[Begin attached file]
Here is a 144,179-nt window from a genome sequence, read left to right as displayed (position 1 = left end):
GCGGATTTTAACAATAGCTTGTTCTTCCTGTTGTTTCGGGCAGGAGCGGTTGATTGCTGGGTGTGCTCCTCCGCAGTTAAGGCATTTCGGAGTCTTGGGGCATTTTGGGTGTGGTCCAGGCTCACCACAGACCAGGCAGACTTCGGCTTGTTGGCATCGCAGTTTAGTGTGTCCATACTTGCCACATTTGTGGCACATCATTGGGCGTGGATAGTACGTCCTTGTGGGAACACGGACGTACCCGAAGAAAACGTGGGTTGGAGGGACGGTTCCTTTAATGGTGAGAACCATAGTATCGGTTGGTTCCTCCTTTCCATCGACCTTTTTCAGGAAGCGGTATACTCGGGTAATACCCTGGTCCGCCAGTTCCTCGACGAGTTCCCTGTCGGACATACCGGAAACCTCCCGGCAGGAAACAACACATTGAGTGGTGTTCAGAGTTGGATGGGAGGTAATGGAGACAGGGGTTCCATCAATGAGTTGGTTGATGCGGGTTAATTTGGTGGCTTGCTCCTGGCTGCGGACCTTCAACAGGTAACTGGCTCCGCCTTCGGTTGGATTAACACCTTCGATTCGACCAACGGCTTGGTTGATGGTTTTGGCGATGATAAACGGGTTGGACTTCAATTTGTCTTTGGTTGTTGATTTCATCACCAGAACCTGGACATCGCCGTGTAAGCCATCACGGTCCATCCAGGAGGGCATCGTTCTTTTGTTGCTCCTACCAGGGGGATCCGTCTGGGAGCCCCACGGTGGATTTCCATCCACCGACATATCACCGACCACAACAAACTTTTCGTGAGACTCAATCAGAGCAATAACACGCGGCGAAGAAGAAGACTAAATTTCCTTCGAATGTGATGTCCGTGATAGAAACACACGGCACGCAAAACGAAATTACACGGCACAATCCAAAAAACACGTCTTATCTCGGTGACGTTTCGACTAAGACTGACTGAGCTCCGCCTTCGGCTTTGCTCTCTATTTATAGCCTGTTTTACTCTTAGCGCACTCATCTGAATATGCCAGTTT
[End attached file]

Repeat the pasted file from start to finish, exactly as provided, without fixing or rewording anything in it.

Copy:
Here is a 144,179-nt window from a genome sequence, read left to right as displayed (position 1 = left end):
GCGGATTTTAACAATAGCTTGTTCTTCCTGTTGTTTCGGGCAGGAGCGGTTGATTGCTGGGTGTGCTCCTCCGCAGTTAAGGCATTTCGGAGTCTTGGGGCATTTTGGGTGTGGTCCAGGCTCACCACAGACCAGGCAGACTTCGGCTTGTTGGCATCGCAGTTTAGTGTGTCCATACTTGCCACATTTGTGGCACATCATTGGGCGTGGATAGTACGTCCTTGTGGGAACACGGACGTACCCGAAGAAAACGTGGGTTGGAGGGACGGTTCCTTTAATGGTGAGAACCATAGTATCGGTTGGTTCCTCCTTTCCATCGACCTTTTTCAGGAAGCGGTATACTCGGGTAATACCCTGGTCCGCCAGTTCCTCGACGAGTTCCCTGTCGGACATACCGGAAACCTCCCGGCAGGAAACAACACATTGAGTGGTGTTCAGAGTTGGATGGGAGGTAATGGAGACAGGGGTTCCATCAATGAGTTGGTTGATGCGGGTTAATTTGGTGGCTTGCTCCTGGCTGCGGACCTTCAACAGGTAACTGGCTCCGCCTTCGGTTGGATTAACACCTTCGATTCGACCAACGGCTTGGTTGATGGTTTTGGCGATGATAAACGGGTTGGACTTCAATTTGTCTTTGGTTGTTGATTTCATCACCAGAACCTGGACATCGCCGTGTAAGCCATCACGGTCCATCCAGGAGGGCATCGTTCTTTTGTTGCTCCTACCAGGGGGATCCGTCTGGGAGCCCCACGGTGGATTTCCATCCACCGACATATCACCGACCACAACAAACTTTTCGTGAGACTCAATCAGAGCAATAACACGCGGCGAAGAAGAAGACTAAATTTCCTTCGAATGTGATGTCCGTGATAGAAACACACGGCACGCAAAACGAAATTACACGGCACAATCCAAAAAACACGTCTTATCTCGGTGACGTTTCGACTAAGACTGACTGAGCTCCGCCTTCGGCTTTGCTCTCTATTTATAGCCTGTTTTACTCTTAGCGCACTCATCTGAATATGCCAGTTT